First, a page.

Getting Started

To start using jpathwatch, download the library’s JAR file first via the download page and add it to your project.

In the class where you want to do file watching, import jpatchwatch’s package, like so:

import name.pachler.nio.file.*;

The first thing we’ll need to do is to create a WatchService. This object manages all operating system resources required for monitoring files. You’ll create it like this:

WatchService watchService = FileSystems.getDefault().newWatchService();

Now we need something we can watch. Assume we watch a directory called “/tmp” (or “c:\temp” on Windows). Before trying this, make sure it exists on your local hard drive.

jpathwatch needs a special object to be able to monitor a directory, called a Path. We’ll create one now for “/tmp”:

Path watchedPath = Paths.get("/tmp");

The path is only a representative for the directory, it doesn’t actually create a directory or change any files. To monitor this path for changes, we need to register it with the WatchService that we created above, like this:

WatchKey key = null;
try {
    key = path.register(watchService, StandardWatchEventKind.ENTRY_CREATE, StandardWatchEventKind.ENTRY_DELETE);
} catch (UnsupportedOperationException uox){
    System.err.println("file watching not supported!");
    // handle this error here
}catch (IOException iox){
    System.err.println("I/O errors");
    // handle this error here
}

This will associate the Path with the WatchService. Such a registration is represented by a WatchKey that register() creates for us. The ENTRY_CREATE and ENTRY_DELETE constants specify what we want to watch for – in this case files being created and deleted. These constants are called event kinds.

You surely have noticed the try/catch block. This is because registration can fail for a number of reasons, mainly because the platform you’re running on doesn’t support the event kinds you requested.

Now all we have to do now is to wait for changes. In this simple example, we’ll wait for changes in an infinite loop, like this:

for(;;){
    // take() will block until a file has been created/deleted
    WatchKey signalledKey;
    try {
        signalledKey = watchService.take();
    } catch (InterruptedException ix){
        // we'll ignore being interrupted
        continue;
    } catch (ClosedWatchServiceException cwse){
        // other thread closed watch service
        System.out.println("watch service closed, terminating.");
        break;
    }

    // get list of events from key
    List<WatchEvent<?>> list = signalledKey.pollEvents();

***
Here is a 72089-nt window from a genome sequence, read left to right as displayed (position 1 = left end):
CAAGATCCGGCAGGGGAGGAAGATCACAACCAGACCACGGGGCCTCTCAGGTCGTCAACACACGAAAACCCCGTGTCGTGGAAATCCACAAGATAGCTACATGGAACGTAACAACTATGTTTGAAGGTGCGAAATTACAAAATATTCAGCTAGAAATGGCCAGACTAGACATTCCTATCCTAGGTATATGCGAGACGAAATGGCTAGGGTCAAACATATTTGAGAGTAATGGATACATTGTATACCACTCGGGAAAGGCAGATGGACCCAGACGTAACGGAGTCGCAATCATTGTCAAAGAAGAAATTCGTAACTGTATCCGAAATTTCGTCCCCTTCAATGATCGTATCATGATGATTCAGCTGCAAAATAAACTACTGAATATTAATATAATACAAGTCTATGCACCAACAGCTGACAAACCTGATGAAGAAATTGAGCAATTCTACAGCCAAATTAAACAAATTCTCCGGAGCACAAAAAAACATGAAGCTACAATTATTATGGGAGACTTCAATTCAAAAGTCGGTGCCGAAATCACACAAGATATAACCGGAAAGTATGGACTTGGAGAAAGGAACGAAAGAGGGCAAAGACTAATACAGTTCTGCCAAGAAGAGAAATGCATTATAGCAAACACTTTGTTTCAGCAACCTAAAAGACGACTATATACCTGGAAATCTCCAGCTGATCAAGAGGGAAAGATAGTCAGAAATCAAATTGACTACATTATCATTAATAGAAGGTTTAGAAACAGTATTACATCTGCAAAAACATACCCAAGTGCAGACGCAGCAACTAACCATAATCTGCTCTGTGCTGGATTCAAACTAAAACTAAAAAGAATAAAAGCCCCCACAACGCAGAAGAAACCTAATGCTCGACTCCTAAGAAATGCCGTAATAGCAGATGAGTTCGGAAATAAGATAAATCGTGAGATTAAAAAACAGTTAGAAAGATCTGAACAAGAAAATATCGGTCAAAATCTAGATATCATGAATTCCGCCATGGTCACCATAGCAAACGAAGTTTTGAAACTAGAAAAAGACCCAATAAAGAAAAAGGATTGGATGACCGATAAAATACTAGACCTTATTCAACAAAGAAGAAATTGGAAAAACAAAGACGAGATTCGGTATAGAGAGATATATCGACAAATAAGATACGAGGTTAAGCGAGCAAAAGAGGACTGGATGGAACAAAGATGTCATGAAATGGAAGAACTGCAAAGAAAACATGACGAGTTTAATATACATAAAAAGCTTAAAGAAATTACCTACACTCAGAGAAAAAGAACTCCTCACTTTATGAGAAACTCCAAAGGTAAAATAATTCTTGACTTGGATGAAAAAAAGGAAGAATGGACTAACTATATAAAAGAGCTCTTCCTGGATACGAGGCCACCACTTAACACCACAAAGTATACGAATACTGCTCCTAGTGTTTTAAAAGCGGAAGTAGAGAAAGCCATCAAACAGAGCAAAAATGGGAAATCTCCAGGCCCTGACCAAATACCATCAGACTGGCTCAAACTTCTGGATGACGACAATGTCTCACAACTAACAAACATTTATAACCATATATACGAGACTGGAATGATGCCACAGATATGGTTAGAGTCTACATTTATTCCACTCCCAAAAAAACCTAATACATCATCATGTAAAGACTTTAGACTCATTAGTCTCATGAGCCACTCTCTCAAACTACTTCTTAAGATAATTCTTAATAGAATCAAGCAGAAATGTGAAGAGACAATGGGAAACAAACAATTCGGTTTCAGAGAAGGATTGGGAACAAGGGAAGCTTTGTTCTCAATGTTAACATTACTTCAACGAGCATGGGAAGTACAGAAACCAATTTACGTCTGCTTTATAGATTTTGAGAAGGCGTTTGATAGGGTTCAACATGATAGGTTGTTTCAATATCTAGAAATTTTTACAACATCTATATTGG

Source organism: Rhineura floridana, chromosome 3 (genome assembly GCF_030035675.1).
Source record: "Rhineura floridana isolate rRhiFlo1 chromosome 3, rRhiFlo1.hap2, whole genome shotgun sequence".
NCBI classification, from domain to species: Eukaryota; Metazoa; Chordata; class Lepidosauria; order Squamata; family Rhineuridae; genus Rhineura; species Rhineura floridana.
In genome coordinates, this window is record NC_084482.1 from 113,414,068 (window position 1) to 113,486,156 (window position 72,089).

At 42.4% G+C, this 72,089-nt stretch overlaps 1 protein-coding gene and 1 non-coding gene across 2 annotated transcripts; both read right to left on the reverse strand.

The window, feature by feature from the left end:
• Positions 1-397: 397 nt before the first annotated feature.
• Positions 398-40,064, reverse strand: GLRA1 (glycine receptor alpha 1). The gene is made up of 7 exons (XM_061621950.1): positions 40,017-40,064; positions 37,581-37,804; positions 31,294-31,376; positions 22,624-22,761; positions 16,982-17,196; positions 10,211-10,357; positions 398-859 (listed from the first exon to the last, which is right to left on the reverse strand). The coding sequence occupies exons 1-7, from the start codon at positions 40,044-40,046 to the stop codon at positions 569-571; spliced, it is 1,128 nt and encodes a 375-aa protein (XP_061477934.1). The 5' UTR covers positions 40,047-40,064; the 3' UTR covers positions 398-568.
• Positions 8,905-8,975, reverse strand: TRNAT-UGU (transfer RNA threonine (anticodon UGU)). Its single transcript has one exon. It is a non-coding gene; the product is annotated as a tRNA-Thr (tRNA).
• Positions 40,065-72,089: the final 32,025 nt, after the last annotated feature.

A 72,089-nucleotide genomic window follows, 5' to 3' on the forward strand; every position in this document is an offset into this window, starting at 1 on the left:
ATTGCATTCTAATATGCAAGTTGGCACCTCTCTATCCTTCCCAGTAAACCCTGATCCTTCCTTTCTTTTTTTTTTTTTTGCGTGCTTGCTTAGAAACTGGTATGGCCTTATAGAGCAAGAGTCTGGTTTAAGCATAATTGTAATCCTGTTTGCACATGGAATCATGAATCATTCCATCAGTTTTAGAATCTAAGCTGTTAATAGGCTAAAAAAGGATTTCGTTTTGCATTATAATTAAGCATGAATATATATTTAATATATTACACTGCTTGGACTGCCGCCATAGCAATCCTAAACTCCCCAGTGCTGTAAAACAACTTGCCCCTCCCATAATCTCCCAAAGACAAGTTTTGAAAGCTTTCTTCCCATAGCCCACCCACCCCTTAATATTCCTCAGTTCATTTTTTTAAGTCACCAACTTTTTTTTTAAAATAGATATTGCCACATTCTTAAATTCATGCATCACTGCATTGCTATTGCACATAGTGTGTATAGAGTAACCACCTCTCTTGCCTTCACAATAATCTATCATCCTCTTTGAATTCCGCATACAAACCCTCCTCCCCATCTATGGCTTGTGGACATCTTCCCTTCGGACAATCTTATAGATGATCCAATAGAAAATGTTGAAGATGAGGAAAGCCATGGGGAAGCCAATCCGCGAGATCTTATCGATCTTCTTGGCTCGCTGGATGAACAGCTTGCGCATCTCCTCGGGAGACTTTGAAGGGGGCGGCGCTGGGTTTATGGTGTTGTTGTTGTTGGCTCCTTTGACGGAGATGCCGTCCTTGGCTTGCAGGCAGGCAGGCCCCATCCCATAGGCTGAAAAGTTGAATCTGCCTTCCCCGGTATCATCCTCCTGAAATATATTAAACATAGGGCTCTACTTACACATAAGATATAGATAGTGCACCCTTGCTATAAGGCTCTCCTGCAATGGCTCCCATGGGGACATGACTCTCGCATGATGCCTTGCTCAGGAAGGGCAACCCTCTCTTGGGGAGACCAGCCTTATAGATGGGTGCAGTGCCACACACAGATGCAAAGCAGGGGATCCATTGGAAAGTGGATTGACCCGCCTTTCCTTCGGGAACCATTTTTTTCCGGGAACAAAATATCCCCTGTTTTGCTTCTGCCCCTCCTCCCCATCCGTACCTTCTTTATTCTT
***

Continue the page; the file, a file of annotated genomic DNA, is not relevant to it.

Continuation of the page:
// VERY IMPORTANT! call reset() AFTER pollEvents() to allow the
    // key to be reported again by the watch service
    signalledKey.reset();

    // we'll simply print what has happened; real applications
    // will do something more sensible here
    for(WatchEvent e : list){
        String message = "";
        if(e.kind() == StandardWatchEventKind.ENTRY_CREATE){
            Path context = (Path)e.context();
            message = context.toString() + " created";
        } else if(e.kind() == StandardWatchEventKind.ENTRY_DELETE){
            Path context = (Path)e.context();
            message = context.toString() + " deleted";
        } else if(e.kind() == StandardWatchEventKind.OVERFLOW){
            message = "OVERFLOW: more changes happened than we could retreive";
        }
        System.out.println(message);
    }
}

A couple of things happen here: The call to WatchService.take() is what actually waits for events. take() will not return until a file has been created or deleted (as we requested), or until the WatchService is closed.

When an event has occurred, the WatchKey returned by take is in the ready state (it is signalled), which means that the current thread received it for processing. Note that in our example, the returned key will be the same object that we received previously from register().

To find out what happened, we call WatchKey.pollEvents(), which returns a list of events. After we have that list, we call WatchKey.reset(), which resets the key’s signalled state and allows the key to be reported again by the WatchService.

The example then simply iterates over the list and examines each WatchEvent instance to find out what has happened.